Each evening after his wife and kids had gone to bed, Jeff “hit the books.” He was determined to learn everything there is to know about marketing consulting businesses, closing sales and delivering value to clients. He often was up until two in the morning before crawling into bed to catch a few hours’ sleep and then attempting to put into practice his newfound knowledge.

His efforts certainly reaped benefits. By the end of his second year, Jeff had billed an amount equal to half the salary he had walked away from when he quit his job.

By all accounts his progress from the end of his first year to the end of the second was nothing short of remarkable, but Jeff was not satisfied.

He was restless. He wanted more. Much more.

And he knew intuitively that in order to produce a result different from the one he was now getting he had to start doing different things.

And that’s when he was first introduced to The Habit of Must.

And a light immediately turned on in his head. A big, bright light.

Jeff realized why he was not getting the results he wanted: he was allowing himself to constantly end the day without completing what he set out to do. In fact, sometimes the day ended without him even beginning to do some of things he wanted done that day.

And so he began to rule his life by his Must List.

Each evening he made a list of those things that he believed must be done the next day and a second list of those things that should be done if time and opportunity permitted.

Jeff promised himself that nothing on the Should List would ever become a Must, meaning that until every item on the Must List was completed before the Should List would even be looked at and, most importantly he pledged to never go to bed at night without having completed every item on his Must List. If that meant leaving the house at midnight to get something done, then he committed to leaving the house to do it.

Paramount on his list was an irrevocable, non-negotiable vow to present his services to 10 people – possible potential clients – every single weekday.

And he did.

Never missing a day.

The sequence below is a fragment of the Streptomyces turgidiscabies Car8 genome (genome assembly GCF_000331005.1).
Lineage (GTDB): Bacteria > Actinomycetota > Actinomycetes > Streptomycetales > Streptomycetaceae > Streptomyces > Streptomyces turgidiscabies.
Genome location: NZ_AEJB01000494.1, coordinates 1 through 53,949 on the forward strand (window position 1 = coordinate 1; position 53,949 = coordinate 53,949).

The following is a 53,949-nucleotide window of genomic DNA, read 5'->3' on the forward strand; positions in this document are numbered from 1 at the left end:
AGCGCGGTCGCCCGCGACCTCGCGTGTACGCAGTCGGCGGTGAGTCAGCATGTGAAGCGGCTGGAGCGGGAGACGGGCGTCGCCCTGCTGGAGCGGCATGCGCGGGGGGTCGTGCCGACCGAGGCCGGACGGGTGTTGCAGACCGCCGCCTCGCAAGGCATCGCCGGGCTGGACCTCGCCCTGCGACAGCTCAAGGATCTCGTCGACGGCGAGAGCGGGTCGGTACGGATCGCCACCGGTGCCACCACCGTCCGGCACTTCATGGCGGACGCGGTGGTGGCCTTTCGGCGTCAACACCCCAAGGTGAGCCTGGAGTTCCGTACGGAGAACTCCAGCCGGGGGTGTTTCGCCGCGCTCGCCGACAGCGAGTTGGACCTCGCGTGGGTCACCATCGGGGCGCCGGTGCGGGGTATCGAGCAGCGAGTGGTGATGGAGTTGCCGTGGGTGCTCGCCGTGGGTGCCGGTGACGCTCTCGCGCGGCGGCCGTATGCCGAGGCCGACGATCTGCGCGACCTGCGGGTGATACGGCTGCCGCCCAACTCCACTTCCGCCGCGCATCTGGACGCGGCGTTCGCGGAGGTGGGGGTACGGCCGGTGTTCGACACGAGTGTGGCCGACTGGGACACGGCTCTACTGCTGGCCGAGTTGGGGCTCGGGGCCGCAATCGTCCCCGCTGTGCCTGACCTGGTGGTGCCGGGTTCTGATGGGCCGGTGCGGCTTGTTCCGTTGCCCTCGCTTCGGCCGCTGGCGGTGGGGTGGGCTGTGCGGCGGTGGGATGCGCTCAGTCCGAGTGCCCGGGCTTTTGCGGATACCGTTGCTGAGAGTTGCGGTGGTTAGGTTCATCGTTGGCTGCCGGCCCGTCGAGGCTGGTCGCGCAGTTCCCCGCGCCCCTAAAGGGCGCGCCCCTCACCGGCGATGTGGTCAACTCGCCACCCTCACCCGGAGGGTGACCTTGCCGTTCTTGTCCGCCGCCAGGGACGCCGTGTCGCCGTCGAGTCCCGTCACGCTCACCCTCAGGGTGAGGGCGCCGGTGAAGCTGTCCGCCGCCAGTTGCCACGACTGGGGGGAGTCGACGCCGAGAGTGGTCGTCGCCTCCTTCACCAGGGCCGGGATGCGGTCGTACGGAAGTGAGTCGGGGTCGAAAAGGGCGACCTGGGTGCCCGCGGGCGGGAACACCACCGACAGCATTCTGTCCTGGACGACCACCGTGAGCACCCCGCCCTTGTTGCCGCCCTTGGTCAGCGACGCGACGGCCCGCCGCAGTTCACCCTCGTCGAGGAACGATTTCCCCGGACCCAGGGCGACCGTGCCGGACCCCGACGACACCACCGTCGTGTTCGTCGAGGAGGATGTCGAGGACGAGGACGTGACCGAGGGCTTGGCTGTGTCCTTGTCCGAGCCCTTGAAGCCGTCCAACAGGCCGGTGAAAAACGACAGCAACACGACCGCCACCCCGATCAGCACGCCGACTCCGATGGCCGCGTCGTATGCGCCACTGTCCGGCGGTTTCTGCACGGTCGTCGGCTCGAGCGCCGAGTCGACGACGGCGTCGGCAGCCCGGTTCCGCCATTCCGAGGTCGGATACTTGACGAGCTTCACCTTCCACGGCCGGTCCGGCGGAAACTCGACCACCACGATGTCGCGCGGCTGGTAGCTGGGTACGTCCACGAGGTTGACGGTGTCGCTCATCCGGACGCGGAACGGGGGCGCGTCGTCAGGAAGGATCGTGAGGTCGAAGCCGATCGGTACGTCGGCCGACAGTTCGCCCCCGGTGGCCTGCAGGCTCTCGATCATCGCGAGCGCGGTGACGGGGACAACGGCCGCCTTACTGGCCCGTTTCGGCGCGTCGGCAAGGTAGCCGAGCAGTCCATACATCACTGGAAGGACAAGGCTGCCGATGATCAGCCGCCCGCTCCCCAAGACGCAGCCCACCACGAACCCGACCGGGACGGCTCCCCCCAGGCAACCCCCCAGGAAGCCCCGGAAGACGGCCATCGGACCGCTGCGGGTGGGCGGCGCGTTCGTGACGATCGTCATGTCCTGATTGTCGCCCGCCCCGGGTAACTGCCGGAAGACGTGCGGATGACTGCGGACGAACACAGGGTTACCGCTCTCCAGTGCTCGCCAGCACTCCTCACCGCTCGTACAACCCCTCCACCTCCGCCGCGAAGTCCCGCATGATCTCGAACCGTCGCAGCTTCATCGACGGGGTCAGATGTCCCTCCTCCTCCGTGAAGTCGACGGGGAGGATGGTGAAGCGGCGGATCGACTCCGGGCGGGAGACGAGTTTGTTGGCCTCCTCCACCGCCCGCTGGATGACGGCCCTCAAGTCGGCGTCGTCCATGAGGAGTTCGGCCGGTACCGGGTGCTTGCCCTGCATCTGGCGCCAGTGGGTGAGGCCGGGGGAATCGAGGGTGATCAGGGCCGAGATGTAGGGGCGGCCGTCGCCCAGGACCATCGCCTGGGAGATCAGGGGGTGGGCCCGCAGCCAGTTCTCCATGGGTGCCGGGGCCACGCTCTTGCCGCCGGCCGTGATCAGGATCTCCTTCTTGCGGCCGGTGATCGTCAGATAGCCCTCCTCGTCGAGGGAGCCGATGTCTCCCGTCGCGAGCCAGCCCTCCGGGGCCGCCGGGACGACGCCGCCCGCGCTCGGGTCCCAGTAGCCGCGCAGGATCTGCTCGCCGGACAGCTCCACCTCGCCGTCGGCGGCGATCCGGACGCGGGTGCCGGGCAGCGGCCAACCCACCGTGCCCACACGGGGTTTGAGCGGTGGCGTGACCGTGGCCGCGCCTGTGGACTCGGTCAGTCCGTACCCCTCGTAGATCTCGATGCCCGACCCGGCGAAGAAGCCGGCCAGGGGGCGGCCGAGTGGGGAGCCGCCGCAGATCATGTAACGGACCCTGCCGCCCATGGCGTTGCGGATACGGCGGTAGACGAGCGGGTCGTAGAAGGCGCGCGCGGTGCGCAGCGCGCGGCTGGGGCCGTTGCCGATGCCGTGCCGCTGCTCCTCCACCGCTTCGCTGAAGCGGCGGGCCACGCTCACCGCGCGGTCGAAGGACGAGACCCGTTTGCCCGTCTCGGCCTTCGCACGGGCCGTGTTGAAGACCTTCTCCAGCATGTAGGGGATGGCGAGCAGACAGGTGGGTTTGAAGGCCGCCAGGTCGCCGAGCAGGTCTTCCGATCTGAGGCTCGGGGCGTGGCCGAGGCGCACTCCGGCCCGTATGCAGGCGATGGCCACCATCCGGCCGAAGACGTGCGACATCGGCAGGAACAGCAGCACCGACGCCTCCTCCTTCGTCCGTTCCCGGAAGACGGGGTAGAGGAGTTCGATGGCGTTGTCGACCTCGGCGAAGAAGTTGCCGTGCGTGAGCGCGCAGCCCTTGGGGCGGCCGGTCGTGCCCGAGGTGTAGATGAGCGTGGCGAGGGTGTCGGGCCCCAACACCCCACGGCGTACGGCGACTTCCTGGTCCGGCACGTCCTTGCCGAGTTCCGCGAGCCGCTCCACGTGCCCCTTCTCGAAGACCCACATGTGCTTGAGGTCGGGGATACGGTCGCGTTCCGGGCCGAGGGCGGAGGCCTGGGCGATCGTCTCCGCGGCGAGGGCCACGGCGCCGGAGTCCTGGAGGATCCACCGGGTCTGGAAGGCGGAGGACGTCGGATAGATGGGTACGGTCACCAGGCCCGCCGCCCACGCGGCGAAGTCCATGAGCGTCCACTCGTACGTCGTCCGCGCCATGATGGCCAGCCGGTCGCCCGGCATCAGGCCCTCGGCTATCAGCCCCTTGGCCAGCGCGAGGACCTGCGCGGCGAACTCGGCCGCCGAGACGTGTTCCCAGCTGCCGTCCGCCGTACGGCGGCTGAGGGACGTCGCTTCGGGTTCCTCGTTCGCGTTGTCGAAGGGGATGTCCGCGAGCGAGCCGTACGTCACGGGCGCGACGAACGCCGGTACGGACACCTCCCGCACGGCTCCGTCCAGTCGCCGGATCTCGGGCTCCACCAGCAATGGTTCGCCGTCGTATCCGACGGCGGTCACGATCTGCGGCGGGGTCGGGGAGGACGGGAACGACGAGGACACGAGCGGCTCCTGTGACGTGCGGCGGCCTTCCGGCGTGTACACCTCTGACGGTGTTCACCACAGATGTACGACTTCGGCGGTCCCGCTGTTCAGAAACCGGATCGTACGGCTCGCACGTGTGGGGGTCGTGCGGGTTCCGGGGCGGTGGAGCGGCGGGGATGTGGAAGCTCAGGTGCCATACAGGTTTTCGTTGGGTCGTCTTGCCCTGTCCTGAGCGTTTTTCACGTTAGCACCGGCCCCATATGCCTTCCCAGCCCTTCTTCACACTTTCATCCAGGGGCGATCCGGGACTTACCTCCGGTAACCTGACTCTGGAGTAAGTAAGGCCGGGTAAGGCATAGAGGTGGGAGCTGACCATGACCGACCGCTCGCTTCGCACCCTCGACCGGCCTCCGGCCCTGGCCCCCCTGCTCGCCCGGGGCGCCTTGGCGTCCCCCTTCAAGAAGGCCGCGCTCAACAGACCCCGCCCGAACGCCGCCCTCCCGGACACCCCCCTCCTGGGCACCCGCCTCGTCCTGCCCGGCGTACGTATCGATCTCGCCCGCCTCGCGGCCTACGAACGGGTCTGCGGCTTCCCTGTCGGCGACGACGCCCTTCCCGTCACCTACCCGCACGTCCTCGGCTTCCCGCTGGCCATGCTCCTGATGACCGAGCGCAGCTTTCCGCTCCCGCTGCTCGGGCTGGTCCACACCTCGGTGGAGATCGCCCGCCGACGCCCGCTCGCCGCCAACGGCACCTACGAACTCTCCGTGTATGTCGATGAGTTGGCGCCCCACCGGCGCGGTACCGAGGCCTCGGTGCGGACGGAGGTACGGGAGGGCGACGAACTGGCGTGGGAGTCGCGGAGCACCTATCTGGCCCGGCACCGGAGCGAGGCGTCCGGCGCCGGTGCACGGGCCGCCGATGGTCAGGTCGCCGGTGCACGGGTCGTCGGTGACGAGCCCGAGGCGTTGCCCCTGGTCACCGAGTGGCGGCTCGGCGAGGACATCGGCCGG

And today his growing company employs more than 40 people, working across four states, helping small businesses realize their potential.

Jeff attributes much of his success to his daily Must List and his commitment to honour it. By binding his word to this list he was honour-abound to meet its dictates. This meant he could no longer convince himself that it was okay to put things off until tomorrow or to just complete half of what he set out to complete because after all, half is better than none.

Jeff’s 40 employees are required to only follow one rule: they too live their lives by daily Must List and, in turn, encourage their clients to do the same.

The Habit of Must made an enormous difference in Jeff’s life.

It will do exactly the same for you if you invite it into yours.

Let’s make a habit of meeting like this.

192. A four letter word we must use.

What did you do today?

Did you do what you must do?

Did you do what you should do?

Imagine if you had begun the day with an action filled list with everything to be done. The list contained two columns, one titled Must the other Should.

Now, as you review your list at the end of the day, what did you actually do?

As did you complete all every item listed on your Must list?

Did you complete a few of them?

Did you complete every item listed on your Should list?

Did you complete a few of them?

Let me help you with your answer. Every item you completed belongs on your Must list. As you glance at your list there may well be items checked off from both halves while each half may also contain action items left undone.

Everything you did was a must because were that not the case you would not have done it. And herein lies the great challenge of why personal change and personal growth are not easy.

We all know people whose conversations are sprinkled with:

I really should quit smoking.

I should cut back on my drinking.

I should do something about all this weight I have gained.

I should go back to school and complete my education.

I should spend more time with my family.

I should visit my parents more often.

I should sign up for those dance lessons.

I should go to the gym.

These folks are full of should.

And they will remain that way until they learn the power of Must.

Must is the propellant that moves necessary to essential and boosts important to urgent.

And Must is what we all do.

Look back at your list and ask yourself why you did some of those items listed on your Should list and didn’t do others from the Must list.

And the answer is because those Shoulds became Musts and the Musts became Shoulds

For years now we have been discussing how we only ever do one thing – we do what is most important in the moment. And that, loosely translated, means everything we do, we do because in that moment it is on our Must list.